In an world where subscribers don't have to pay a cent for music streaming services, how will Tidal make its mark?

Jacky Yap  |  SG
Published 2015-02-23 13:00:27

Just when we thought the music streaming industry in Singapore would remain dominated by Deezer and Spotify, we stumbled across another new music streaming site, Tidal. Has anyone heard of them?

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A new entrant to the music streaming industry, Tidal launched in October last year promising “lossless audio”, a term that might be alien to most of us. Essentially, lossless audio means that the audio format of all tracks on Tidal has original CD quality, making them more appealing to those that pay fine attention to audio standard. Tidal’s marketing pitch is that nowadays, all other services compress the original audio files to keep file sizes down, compromising audio quality and trading them for quantity.

However, keeping the lossless audio quality comes at a price: to enjoy music via Tidal, you need to pay S$29.99, a price that even we find too high. As a comparison, Spotify’s premium account comes at S$9.99 per month, allowing you access to 30 million tracks globally. Tidal claims to have over 25 million tracks available. There are no free options available for Tidal, and similar to other music streaming services, you get access to their whole library and can save the tracks for offline music consumption if you’re a paying subscriber of Tidal.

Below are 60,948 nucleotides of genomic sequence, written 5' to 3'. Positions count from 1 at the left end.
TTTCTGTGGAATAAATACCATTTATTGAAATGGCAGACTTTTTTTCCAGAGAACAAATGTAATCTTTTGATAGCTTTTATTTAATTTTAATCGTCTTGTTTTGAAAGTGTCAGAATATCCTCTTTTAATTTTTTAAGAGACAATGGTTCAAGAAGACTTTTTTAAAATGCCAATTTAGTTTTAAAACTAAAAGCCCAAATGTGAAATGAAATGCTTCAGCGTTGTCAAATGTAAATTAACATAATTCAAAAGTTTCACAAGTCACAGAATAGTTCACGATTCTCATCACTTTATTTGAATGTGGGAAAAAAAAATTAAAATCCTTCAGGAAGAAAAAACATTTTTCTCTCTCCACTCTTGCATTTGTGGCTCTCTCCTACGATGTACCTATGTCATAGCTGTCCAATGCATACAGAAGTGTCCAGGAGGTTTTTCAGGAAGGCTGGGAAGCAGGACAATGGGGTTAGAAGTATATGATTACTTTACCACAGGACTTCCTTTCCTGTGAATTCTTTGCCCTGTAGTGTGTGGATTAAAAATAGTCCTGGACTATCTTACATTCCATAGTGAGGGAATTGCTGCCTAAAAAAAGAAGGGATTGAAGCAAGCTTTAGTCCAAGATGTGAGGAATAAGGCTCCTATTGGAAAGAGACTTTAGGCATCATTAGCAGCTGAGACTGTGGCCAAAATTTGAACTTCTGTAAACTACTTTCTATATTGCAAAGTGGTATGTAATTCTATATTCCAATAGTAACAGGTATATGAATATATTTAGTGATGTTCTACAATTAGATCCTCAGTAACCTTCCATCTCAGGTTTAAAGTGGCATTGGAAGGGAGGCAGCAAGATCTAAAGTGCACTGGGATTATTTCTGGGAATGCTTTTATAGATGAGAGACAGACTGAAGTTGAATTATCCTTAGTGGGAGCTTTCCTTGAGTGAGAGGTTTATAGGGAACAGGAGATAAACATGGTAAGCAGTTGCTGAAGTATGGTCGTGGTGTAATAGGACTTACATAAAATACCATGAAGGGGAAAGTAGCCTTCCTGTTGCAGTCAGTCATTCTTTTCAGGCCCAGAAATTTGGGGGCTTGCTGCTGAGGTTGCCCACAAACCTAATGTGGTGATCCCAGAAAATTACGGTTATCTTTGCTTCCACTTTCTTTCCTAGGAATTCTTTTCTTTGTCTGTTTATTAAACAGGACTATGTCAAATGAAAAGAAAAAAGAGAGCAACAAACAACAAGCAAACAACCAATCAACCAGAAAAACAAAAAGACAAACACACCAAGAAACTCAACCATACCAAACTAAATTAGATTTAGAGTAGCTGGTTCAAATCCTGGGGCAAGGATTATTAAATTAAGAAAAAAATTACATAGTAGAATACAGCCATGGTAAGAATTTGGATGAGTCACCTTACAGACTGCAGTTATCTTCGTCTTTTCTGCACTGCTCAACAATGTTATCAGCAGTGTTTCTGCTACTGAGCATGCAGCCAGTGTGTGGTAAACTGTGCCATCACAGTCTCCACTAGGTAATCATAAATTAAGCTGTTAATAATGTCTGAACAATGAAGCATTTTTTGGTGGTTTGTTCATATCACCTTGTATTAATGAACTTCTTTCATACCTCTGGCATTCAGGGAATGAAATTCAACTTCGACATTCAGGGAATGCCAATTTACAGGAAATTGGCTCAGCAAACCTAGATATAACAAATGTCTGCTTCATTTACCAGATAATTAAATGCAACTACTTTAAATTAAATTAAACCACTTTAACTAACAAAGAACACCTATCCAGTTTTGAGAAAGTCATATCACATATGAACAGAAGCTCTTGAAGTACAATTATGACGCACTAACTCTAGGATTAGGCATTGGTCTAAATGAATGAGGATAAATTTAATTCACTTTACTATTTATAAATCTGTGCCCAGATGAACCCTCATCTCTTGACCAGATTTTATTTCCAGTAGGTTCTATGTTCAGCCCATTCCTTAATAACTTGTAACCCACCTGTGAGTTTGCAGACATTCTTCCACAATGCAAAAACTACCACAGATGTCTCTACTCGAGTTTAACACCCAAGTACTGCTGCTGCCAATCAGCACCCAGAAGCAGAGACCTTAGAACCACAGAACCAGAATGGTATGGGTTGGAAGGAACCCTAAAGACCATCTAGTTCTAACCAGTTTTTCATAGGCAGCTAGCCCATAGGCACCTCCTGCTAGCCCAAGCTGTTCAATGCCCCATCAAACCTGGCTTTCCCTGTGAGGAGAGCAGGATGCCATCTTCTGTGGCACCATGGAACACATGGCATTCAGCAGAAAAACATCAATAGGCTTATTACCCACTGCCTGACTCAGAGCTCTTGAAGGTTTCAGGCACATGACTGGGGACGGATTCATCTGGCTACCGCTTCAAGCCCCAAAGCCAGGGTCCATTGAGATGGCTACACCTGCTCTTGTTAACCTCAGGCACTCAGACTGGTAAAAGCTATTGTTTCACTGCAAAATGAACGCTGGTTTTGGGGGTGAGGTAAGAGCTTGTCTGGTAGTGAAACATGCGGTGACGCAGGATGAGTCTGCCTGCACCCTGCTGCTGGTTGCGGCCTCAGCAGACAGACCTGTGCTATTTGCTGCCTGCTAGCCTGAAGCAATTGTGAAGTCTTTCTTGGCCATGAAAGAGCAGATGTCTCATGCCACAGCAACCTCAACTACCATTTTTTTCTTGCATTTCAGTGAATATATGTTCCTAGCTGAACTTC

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In a conversation with CNET, CEO Andy Chen said, “Why would you rob yourself of such a luxury? Quality is worth paying for,” suggesting that the company has no plans to do away with its pay-to-listen system, or introduce an advertising-paid service for users.

Other publications such as Forbes seems to have given Tidal great reviews, even going ahead to say, “forget Spotify, get CD quality music”.

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We have not given Tidal a go (its S$29.99 price tag is a huge deterrent), and despite the service’s good audio quality rating, Spotify has been working fine for us.

Would you try Tidal out?

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